"Rule number one--never leave whip at home."―Indiana Jones[src]
Indiana Jones was notable for his usage of a bullwhip, a tool made out of long braided strips of leather.
When Indiana Jones was seven years old, he first developed a fascination for the bullwhip after he saw a whip-act in a traveling circus. The first time Indy used a whip was in 1912 aboard the Dunn & Duffy Combined circus train while fleeing Fedora's Gang. After he accidentally fell into a wagon transporting a lion, he noticed a lion-tamer's whip and grabbed it to ward off the animal. Through his inexperience, the whip first struck Indy below the lower lip which left his chin with a permanent scar.
Jones also employed a whip Mexico in 1916, in Demetrios' house. After the thief found Indy breaking into his cupboard of archaeological artifacts, the two fought. Indy once again found a bullwhip there and tried to use it to fend off his attacker but Demetrios grasped it with his iron claw and pulled it away.
Sometime in 1922 Indy acquired his own bullwhip. Later that year, in Delphi, he resolved to take his whip with him on every archaeological dig after he had left it behind and realised it would have been ideal in saving his life from the perilous situation he found himself in whilst hanging over a chasm. By 1925, Marion Ravenwood noticed how he practiced daily with it.
By 1936 he used to take it along with his adventures. He not only used it as a weapon against animals or adversaries, but Indy had acquired enough skill to use it in several makeshift or unorthodox uses. It saved his life from several dangers, such as helping him pull levers from a distance, or as a swing rope across chasms.
Behind the scenesEdit
David Morgan is credited with creating the whips used in the trilogy. Over thirty whips were supplied for the films, ranging from 6 feet to 16 feet. The most commonly used whips in the films were 8 and 10 feet, with the others being used for stunts. Harrison Ford mostly carried a 10 foot whip, but used 8 foot ones for some stunts.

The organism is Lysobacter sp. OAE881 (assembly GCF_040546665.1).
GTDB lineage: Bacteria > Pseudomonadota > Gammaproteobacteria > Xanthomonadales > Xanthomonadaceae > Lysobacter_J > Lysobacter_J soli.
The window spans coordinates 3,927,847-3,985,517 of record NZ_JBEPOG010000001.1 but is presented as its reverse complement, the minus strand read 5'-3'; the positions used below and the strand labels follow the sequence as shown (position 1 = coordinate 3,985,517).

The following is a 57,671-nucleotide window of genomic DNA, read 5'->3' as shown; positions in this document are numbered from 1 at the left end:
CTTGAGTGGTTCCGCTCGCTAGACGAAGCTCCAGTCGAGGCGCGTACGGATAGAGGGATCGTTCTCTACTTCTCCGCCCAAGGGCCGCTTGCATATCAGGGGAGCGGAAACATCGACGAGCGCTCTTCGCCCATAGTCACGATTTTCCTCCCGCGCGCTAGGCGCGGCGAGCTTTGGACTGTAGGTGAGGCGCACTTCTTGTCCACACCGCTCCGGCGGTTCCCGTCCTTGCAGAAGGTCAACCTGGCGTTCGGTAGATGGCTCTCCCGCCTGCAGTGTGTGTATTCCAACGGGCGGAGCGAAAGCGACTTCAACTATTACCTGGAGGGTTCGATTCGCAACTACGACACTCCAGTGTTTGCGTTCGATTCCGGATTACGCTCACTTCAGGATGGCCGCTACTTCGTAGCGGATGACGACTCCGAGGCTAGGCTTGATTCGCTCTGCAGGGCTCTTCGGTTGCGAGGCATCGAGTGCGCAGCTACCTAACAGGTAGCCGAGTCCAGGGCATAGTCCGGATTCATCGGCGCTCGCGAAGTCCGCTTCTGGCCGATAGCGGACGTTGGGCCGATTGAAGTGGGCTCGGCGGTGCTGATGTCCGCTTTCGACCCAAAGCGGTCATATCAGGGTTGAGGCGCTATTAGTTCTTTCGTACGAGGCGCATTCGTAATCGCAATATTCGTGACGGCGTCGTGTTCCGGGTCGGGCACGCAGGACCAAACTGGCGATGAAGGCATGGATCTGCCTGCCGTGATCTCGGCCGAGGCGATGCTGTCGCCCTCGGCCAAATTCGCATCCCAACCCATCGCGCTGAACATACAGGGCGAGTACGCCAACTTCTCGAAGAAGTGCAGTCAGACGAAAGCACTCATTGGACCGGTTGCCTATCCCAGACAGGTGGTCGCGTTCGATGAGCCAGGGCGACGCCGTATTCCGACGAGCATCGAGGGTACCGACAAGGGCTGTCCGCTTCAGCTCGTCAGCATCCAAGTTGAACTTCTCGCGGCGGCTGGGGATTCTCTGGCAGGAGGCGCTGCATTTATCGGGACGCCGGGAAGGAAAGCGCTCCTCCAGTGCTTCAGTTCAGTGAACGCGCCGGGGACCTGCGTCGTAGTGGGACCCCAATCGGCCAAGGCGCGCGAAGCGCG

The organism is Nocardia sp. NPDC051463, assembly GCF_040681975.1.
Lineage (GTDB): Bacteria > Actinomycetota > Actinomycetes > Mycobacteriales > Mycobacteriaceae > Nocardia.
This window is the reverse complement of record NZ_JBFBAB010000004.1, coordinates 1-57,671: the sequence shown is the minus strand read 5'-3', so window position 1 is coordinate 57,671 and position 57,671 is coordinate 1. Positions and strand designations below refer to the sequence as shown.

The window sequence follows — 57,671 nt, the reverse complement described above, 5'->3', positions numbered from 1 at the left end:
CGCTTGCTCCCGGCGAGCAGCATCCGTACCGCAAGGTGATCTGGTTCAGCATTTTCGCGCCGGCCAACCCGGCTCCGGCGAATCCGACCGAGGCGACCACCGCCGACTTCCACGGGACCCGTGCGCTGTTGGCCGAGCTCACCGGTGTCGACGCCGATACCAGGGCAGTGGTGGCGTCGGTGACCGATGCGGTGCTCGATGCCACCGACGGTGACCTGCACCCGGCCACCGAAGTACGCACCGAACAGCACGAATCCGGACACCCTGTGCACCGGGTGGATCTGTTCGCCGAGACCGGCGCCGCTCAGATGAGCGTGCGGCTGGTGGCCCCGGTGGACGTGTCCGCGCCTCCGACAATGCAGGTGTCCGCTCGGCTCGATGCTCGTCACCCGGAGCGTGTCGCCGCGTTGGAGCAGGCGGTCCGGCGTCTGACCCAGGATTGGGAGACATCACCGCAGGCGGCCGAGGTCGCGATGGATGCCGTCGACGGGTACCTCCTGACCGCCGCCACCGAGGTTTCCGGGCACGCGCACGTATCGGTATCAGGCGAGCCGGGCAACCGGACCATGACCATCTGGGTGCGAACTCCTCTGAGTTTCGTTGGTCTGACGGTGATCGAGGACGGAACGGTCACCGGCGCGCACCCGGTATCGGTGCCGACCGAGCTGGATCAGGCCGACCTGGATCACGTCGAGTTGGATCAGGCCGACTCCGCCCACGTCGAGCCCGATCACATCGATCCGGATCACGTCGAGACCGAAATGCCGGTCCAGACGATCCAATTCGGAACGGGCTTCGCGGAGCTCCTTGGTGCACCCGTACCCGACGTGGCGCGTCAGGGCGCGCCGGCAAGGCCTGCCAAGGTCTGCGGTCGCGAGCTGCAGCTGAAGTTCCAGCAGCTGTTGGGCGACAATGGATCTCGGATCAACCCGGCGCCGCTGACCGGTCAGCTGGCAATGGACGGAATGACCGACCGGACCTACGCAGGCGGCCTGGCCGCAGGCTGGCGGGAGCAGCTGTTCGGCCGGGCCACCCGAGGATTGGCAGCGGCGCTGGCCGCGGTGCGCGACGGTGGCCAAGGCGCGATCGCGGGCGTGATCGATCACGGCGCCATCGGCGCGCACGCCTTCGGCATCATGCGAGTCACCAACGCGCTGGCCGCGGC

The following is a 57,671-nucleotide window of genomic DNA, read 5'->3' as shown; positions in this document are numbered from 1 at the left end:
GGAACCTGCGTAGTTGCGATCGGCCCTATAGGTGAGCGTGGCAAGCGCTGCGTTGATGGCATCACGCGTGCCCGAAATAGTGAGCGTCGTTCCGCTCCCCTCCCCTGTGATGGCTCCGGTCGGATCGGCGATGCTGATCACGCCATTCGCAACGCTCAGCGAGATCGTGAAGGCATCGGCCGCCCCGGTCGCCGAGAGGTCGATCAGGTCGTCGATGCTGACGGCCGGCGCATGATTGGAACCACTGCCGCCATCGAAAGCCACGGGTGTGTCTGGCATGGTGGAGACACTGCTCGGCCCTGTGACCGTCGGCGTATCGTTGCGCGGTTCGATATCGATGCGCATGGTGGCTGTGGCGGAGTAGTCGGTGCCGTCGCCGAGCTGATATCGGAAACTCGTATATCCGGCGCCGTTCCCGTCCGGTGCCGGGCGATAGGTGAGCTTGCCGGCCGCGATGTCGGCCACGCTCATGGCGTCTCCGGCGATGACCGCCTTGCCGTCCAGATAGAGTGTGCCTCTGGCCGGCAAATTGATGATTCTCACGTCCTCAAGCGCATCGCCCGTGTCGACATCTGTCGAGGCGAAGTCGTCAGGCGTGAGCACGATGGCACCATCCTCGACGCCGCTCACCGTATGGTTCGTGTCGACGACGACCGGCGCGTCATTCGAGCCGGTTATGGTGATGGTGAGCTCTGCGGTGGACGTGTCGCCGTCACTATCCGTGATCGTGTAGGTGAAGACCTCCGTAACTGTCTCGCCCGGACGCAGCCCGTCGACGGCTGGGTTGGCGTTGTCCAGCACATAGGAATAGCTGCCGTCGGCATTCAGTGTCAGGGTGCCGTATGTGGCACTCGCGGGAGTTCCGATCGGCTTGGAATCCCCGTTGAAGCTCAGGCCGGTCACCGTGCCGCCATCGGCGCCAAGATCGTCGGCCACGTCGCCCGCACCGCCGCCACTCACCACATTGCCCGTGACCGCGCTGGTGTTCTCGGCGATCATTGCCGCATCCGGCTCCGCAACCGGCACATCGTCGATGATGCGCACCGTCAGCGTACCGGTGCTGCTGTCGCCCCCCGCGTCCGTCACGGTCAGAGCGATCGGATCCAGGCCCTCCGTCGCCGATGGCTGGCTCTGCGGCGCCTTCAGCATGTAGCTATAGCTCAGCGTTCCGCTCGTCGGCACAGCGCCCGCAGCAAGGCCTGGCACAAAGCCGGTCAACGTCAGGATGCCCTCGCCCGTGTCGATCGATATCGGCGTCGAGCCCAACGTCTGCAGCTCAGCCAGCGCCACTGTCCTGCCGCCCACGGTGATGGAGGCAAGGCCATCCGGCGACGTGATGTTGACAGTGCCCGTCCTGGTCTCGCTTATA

The whip used in the film, Raiders of the Lost Ark, was made out of kip hide, with kangaroo hide being used for the other films. At the time of Raiders, there was a problem importing kangaroo leather in to make bullwhips, so David Morgan used the leather made from young calves to make the famous whips.
The whips were from David Morgan's 450 series, and were hand braided with a kangaroo overlay. For Indiana Jones and the Kingdom of the Crystal Skull, Terry Jacka was commissioned to create the famous bullwhips. While Jacka's were the ones cracked in the film, David Morgan and Joe Strain whips were also used. Morgan's for the whip swing and Strain's for Indy's belt. Morgan's were used for the "Crate" teaser poster.
Since the creation of the films, the demand for "Indiana Jones" style bullwhips have risen. Therefore, other whipmakers have done their "interpretation" of the Morgan whip, giving those who would want an "Indy" bullwhip, a way to own one.
Young Indy's accident with the lion tamer's whip was written in to provide an "in universe" explanation for Harrison Ford's distinctive chin scar.
Indy's whip was made with a core of twisted leather, then a plaited belly, then a bolster, then another plaited belly, then another bolster, then the final 12 plait overlay, also called "double bolster". The wrist strap is made of 6 plait overlay, and the fall is usually 30 inches long. Known substances for the cracker are nylon and poly.
- The Young Indiana Jones Chronicles – "Young Indiana Jones and the Mystery of the Blues" → Mystery of the Blues
- Indiana Jones and the Peril at Delphi
- Indiana Jones and his Desktop Adventures
- Indiana Jones and the Shrine of the Sea Devil (Mentioned only)
- Indiana Jones and the Emperor's Tomb
- Indiana Jones and the Temple of Doom
- Raiders of the Lost Ark
- Raiders of the Lost Ark novel
- Indiana Jones and the Last Crusade
- Indiana Jones and the Fate of Atlantis
- Indiana Jones and the Infernal Machine
- Indiana Jones and the Kingdom of the Crystal Skull